US food stamp program inefficient, wasteful

Current program provides families with excessive funds for food, allows opportunities for illegal actions

Give a man a fish and you feed him for a day.  Throw money at him and you feed him for a month.  Is that how the saying goes?

Every year, the United States spends about $80 billion on the Supplemental Nutrition Assistance Program (SNAP), the program formerly known as Food Stamps.

In 2013, SNAP assisted 20 percent of Americans.  In other words, the government paid one in five Americans taxpayer dollars to help them buy food.  This number seems especially high, considering only 15.1 percent of Americans live below the poverty line.

Intrigued, I wanted to learn more about SNAP, to figure out how reasonable it is for SNAP to assist so many, how hard it is to live on food stamps and whether the government should really be spending $80 billion on SNAP annually.  So, my family decided to go on food stamps.

We did extensive research beforehand: we found the amount of money a family of three receives from SNAP, we brainstormed cheap meals and we compared prices at grocery stores to find the best deals. We pledged to eat only from our food stamps budget; we could not eat out.  We could use the spices we already owned, but otherwise we had to start fresh.  This meant buying flour, salt, sugar and all other necessities in addition to our regular meals.

We were all pleasantly surprised by the quality of our meals.  We ate spaghetti, roast chicken, fried rice, turkey dinner and more.  In actuality, our meals on food stamps were better than they had been before.

The biggest challenge of going on food stamps was not being able to eat out, but by the end of the month, I was accustomed to eating before hanging out with friends.

We had $25 left over at the end of the month, which wasn’t even a fair reflection of our excess money; toward the end of the month, we had such a surplus that we were buying more expensive food for more extravagant meals, and we had food left over.

Although our experiment gave us a good sense of life on food stamps, it wasn’t perfect.  We did it in February, the shortest month of the year. However, this was offset by the necessity to purchase all of the basic ingredients, like flour, that most families would be able to replenish over time and often do not need to buy all at once.

Another flaw was that we had many cooking instruments that poorer families most likely would not be able to afford.  Finally, all the meals we ate required preparation, and a family on SNAP would most likely be working long hours, therefore without adequate time to prepare meals.

SNAP also has other flaws.  According to Haley Parker, a former cashier at Food Source in Sacramento, a store for lower income families, people frequently cheat the system and rip off SNAP.

“People were ripping off the food stamps program by selling their food stamps for half price, in exchange for cash,” Parker said. “They would sell $40 of food stamps for $20 cash.”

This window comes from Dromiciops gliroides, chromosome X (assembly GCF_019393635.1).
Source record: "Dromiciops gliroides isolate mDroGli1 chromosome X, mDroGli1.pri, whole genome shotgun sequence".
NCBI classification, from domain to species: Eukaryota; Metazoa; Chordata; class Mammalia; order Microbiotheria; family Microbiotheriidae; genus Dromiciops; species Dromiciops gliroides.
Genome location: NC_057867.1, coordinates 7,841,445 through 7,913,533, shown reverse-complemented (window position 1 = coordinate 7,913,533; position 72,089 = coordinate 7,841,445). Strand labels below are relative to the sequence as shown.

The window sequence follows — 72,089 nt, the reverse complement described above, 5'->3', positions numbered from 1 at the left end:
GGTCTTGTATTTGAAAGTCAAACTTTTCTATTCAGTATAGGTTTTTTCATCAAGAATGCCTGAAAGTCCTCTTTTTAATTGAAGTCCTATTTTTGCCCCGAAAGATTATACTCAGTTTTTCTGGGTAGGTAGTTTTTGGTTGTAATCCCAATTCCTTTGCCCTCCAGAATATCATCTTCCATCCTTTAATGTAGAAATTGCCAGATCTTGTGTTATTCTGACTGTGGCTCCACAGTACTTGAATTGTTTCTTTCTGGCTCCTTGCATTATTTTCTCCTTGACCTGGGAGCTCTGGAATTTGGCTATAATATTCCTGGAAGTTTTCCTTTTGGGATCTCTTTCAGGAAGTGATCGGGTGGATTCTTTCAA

Selling food stamps is not only illegal, but also a felony in most states.  Regardless, Parker saw these transactions occur often and never saw anyone try to stop them.

“I am not aware of the store or SNAP ever doing anything to stop [the illegal sale of food stamps],” Parker said.  “The store I worked at wanted people’s money and did not care how or from whom they were getting it.”

According to Parker, people sometimes seemed to have very large amounts of money on their SNAP cards.

“I noticed that the amount of money some people were getting was outrageous,” Parker said.  “It was sometimes thousands of dollars a month for groceries.”

People should not be able to swindle a federally-funded program like SNAP.  The ease and frequency with which people seem to do so indicates that, although it has good intentions, SNAP is a poorly implemented program.

Incentivising managers not to allow the illegal sale of food stamps and to report SNAP balances that seem unusually high could prevent people from continuing to cheat the system.

After experiencing the amount and quality of food that SNAP provides and learning about the other flaws in the program, I have concluded that the government places an extraneous amount of money on SNAP; some of the $80 billion currently used could be spent in a much more efficient way.

We need to educate families on nutrition, teach them cheap and simple recipes and instill in them a better sense of budgeting their money.  Additionally, we need to better enforce the integrity of the program, because every time an individual cheats SNAP,  he or she takes money straight from taxpayers’ pockets.

Instead of channeling billions of taxpayers’ dollars into SNAP, the government could instead streamline the program.

By making it more efficient and making sure people do not cheat the system, the government could drastically reduce the $80 billion dollars it spends on SNAP each year and could spend the extra money elsewhere.

Educating people about nutrition, easy meals to cook and budgeting, as well as incentivising managers to prevent people from cheating the system could greatly improve SNAP.  $80 billion is no modest fee and the government should take a serious interest in making sure that SNAP is running to its fullest potential.

The fact that the government continues to stream money into such a flawed system without making real efforts to improve it is worrisome and arouses a troubling question: if the government is unnecessarily wasting money in SNAP, where else is it throwing away taxpayers’ money?